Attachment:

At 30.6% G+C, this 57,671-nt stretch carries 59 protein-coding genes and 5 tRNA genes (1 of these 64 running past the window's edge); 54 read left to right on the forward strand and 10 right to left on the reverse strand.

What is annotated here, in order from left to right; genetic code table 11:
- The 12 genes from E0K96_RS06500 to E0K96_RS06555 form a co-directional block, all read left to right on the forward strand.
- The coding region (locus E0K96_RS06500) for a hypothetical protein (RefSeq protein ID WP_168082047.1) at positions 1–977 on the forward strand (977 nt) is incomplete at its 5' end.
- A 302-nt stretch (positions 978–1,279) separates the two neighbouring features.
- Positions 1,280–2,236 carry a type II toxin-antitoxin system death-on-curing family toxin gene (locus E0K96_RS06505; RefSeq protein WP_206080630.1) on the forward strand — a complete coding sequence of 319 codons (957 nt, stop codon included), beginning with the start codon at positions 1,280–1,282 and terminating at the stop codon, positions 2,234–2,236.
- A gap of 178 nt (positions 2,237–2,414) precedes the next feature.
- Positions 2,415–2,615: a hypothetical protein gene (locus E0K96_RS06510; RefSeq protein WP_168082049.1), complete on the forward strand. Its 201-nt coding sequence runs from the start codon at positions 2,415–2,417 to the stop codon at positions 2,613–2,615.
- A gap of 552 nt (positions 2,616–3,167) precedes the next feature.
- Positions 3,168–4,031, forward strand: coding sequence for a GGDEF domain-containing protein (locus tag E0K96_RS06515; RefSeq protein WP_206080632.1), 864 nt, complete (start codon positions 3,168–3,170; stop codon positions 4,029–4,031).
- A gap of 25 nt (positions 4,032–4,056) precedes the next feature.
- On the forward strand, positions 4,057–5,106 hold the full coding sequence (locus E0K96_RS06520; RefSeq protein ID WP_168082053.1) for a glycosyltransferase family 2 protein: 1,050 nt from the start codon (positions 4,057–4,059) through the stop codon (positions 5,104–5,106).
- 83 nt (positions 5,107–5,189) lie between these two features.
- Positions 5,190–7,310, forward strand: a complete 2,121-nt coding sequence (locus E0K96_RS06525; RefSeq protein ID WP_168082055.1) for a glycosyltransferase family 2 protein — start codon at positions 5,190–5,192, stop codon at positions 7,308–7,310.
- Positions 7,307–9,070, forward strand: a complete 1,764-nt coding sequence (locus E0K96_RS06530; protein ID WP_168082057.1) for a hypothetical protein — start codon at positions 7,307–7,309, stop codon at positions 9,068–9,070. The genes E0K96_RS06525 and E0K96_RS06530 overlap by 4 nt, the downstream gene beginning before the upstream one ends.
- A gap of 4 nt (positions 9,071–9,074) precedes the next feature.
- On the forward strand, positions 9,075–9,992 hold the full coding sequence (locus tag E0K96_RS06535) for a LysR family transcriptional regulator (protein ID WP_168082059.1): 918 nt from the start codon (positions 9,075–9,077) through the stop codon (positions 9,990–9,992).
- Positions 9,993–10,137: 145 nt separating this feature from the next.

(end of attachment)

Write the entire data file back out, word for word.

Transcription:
At 30.6% G+C, this 57,671-nt stretch carries 59 protein-coding genes and 5 tRNA genes (1 of these 64 running past the window's edge); 54 read left to right on the forward strand and 10 right to left on the reverse strand.

What is annotated here, in order from left to right; genetic code table 11:
- The 12 genes from E0K96_RS06500 to E0K96_RS06555 form a co-directional block, all read left to right on the forward strand.
- The coding region (locus E0K96_RS06500) for a hypothetical protein (RefSeq protein ID WP_168082047.1) at positions 1–977 on the forward strand (977 nt) is incomplete at its 5' end.
- A 302-nt stretch (positions 978–1,279) separates the two neighbouring features.
- Positions 1,280–2,236 carry a type II toxin-antitoxin system death-on-curing family toxin gene (locus E0K96_RS06505; RefSeq protein WP_206080630.1) on the forward strand — a complete coding sequence of 319 codons (957 nt, stop codon included), beginning with the start codon at positions 1,280–1,282 and terminating at the stop codon, positions 2,234–2,236.
- A gap of 178 nt (positions 2,237–2,414) precedes the next feature.
- Positions 2,415–2,615: a hypothetical protein gene (locus E0K96_RS06510; RefSeq protein WP_168082049.1), complete on the forward strand. Its 201-nt coding sequence runs from the start codon at positions 2,415–2,417 to the stop codon at positions 2,613–2,615.
- A gap of 552 nt (positions 2,616–3,167) precedes the next feature.
- Positions 3,168–4,031, forward strand: coding sequence for a GGDEF domain-containing protein (locus tag E0K96_RS06515; RefSeq protein WP_206080632.1), 864 nt, complete (start codon positions 3,168–3,170; stop codon positions 4,029–4,031).
- A gap of 25 nt (positions 4,032–4,056) precedes the next feature.
- On the forward strand, positions 4,057–5,106 hold the full coding sequence (locus E0K96_RS06520; RefSeq protein ID WP_168082053.1) for a glycosyltransferase family 2 protein: 1,050 nt from the start codon (positions 4,057–4,059) through the stop codon (positions 5,104–5,106).
- 83 nt (positions 5,107–5,189) lie between these two features.
- Positions 5,190–7,310, forward strand: a complete 2,121-nt coding sequence (locus E0K96_RS06525; RefSeq protein ID WP_168082055.1) for a glycosyltransferase family 2 protein — start codon at positions 5,190–5,192, stop codon at positions 7,308–7,310.
- Positions 7,307–9,070, forward strand: a complete 1,764-nt coding sequence (locus E0K96_RS06530; protein ID WP_168082057.1) for a hypothetical protein — start codon at positions 7,307–7,309, stop codon at positions 9,068–9,070. The genes E0K96_RS06525 and E0K96_RS06530 overlap by 4 nt, the downstream gene beginning before the upstream one ends.
- A gap of 4 nt (positions 9,071–9,074) precedes the next feature.
- On the forward strand, positions 9,075–9,992 hold the full coding sequence (locus tag E0K96_RS06535) for a LysR family transcriptional regulator (protein ID WP_168082059.1): 918 nt from the start codon (positions 9,075–9,077) through the stop codon (positions 9,990–9,992).
- Positions 9,993–10,137: 145 nt separating this feature from the next.